UpSide413’s Dispute Resolution Center’s Kayla Allen, Connie Bergs, and Andrea Sholler were featured by the City of Pittsfield as an ARPA recipient. Read the full story here. 

Disputes in middle and high schools have intensified since schools reopened after the COVID-19 pandemic. “After COVID, we saw an increase in the number of school referrals right off the bat. Simple communication between students became challenging, and small conflicts escalated rapidly,” said Kayla Allen, program director of the UpSide413’s Dispute Resolution Center (DRC).

The DRC, which mediates various disputes, including landlord/tenant and workplace issues, has resolved over fifteen thousand disputes since its establishment. About a quarter of these involve Pittsfield Public Schools (PPS). The DRC’s mission is to promote household and community stability, expanding its programming to address community-based disputes.

In 2016, the DRC started mediating parent-teacher disputes at Reid Middle School and soon included student-student and student-teacher conflicts. The program now serves multiple schools in the area. “Before COVID, students would recognize what went wrong and agree to a resolution. It became the exact opposite after COVID,” said Andrea Sholler, coordinator of court-involved and community mediation.

Students’ home environments and increased reliance on social media have exacerbated conflicts. “Some students got into trouble because they couldn’t sleep at home due to their parents fighting,” said Connie Bergs, school and family mediation coordinator. The mediation process is non-judgmental and voluntary, helping students understand and resolve their issues.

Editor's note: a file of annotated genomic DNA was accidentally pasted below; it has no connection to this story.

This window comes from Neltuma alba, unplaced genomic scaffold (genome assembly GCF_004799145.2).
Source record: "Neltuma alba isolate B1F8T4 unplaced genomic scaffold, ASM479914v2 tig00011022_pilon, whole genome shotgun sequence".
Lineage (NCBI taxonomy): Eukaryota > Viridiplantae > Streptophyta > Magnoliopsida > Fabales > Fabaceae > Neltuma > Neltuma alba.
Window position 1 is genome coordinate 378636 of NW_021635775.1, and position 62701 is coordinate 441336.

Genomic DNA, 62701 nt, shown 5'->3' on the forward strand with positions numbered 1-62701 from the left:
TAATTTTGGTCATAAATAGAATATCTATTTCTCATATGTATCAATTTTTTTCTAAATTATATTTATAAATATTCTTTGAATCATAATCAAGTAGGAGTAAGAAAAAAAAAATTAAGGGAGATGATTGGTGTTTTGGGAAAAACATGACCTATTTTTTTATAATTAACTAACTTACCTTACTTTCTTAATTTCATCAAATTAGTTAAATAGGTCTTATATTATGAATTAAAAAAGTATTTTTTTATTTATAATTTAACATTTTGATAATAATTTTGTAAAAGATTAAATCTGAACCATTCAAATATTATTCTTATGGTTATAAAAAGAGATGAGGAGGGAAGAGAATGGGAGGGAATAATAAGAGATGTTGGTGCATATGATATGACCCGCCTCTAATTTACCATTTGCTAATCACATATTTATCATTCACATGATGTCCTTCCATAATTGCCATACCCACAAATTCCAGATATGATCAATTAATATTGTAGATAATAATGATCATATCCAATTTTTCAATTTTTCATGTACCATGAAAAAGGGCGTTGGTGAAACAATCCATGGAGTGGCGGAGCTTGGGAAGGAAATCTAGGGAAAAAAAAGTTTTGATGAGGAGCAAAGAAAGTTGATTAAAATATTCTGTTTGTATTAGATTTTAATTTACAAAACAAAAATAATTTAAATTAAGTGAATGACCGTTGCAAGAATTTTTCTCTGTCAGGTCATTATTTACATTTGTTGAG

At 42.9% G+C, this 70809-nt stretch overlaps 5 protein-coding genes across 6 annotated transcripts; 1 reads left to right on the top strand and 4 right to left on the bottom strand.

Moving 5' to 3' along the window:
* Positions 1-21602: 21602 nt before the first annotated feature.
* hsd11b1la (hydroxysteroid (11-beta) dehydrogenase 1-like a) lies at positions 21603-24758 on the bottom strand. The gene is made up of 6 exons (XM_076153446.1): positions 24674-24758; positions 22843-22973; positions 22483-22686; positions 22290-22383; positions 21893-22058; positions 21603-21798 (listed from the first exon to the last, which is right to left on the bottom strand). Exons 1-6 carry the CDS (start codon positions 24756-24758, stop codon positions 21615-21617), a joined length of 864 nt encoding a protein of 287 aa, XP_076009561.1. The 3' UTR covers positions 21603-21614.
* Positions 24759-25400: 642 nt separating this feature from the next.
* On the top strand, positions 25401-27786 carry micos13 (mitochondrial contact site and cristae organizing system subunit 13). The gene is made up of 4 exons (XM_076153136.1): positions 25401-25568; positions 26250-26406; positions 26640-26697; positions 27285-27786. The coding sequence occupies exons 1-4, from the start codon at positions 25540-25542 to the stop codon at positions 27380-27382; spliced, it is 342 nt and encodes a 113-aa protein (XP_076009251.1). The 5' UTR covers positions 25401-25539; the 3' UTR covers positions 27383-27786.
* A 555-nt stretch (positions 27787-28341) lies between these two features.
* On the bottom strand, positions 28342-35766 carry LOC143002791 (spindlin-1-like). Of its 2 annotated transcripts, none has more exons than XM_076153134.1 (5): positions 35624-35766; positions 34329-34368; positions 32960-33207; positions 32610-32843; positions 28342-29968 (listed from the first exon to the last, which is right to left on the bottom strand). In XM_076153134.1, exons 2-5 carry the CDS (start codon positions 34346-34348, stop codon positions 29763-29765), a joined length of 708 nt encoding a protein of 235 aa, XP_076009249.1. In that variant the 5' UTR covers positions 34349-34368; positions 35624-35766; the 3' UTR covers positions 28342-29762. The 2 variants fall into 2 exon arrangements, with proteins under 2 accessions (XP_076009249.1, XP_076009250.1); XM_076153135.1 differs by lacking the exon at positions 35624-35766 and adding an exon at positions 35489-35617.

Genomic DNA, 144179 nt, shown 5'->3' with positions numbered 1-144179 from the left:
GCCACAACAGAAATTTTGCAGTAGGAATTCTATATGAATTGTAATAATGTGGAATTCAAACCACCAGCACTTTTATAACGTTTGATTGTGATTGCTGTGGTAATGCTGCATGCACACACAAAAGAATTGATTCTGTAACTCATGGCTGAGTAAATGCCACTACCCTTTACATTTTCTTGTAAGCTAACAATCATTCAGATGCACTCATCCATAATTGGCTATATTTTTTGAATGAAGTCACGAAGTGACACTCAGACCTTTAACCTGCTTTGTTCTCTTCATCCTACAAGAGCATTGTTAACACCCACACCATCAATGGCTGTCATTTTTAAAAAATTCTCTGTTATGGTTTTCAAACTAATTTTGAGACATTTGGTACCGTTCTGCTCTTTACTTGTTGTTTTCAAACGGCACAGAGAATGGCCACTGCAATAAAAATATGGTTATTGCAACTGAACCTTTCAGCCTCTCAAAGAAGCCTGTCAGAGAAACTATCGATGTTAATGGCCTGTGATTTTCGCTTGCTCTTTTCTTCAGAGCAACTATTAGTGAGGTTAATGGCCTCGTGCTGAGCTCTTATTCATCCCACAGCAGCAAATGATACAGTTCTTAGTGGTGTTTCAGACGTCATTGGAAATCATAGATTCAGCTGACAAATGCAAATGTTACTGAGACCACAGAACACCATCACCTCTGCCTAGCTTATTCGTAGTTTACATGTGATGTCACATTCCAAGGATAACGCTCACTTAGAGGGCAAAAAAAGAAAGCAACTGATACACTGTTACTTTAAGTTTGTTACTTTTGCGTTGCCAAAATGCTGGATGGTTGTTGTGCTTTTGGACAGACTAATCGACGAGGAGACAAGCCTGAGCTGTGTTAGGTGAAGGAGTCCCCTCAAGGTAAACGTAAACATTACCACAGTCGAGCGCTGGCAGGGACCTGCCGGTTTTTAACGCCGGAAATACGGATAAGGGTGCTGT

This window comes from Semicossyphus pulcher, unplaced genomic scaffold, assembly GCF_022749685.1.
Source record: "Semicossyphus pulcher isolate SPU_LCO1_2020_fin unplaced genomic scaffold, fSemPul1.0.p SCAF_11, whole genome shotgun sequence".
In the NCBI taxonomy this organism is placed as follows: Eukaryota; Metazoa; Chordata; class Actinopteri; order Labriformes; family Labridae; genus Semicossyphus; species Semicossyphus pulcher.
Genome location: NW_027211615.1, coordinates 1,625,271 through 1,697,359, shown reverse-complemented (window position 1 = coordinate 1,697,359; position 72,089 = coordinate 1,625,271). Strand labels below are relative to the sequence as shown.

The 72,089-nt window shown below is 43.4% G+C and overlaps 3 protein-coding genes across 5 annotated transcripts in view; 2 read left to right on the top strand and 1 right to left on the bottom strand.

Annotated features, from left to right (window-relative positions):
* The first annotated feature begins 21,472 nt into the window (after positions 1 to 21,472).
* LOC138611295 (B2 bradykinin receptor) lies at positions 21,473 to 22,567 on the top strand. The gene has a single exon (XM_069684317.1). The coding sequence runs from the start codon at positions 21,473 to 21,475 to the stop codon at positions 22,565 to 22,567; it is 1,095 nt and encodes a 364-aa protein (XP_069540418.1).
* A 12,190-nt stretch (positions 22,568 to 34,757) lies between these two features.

The DRC faced resource challenges due to the increased demand for its services. They secured a $240,000 grant from the City of Pittsfield through the American Rescue Plan Act (ARPA) to expand mediation services. This funding allows the DRC to offer conflict coaching and restorative circle work, addressing issues before they escalate.

“I’m proud of how open and honest the participants are, especially the students. When they leave mediation, I see them communicating more effectively.” — Kayla Allen

Social media has made conflicts more intense. “Before social media, time would go by before you saw someone again, allowing emotions to settle. With social media, things escalate rapidly,” said Allen. The DRC observed that some students had never met their classmates face-to-face, making conflicts more intractable.

Despite these challenges, the mediation process has been effective. “I’m proud of how open and honest the participants are, especially the students. When they leave mediation, I see them communicating more effectively,” said Allen. The ARPA funding has enabled the DRC to handle more cases and expand into additional schools, fostering a positive environment and supporting community stability.

The City of Pittsfield’s support extends beyond funding, providing valuable networking and collaboration opportunities. “Connections, connections, connections. And we’re collaborating with other organizations. I love it,” said Bergs. The DRC’s expanded mediation services are making a significant impact on conflict resolution within Pittsfield schools, essential for positive youth development and community stability.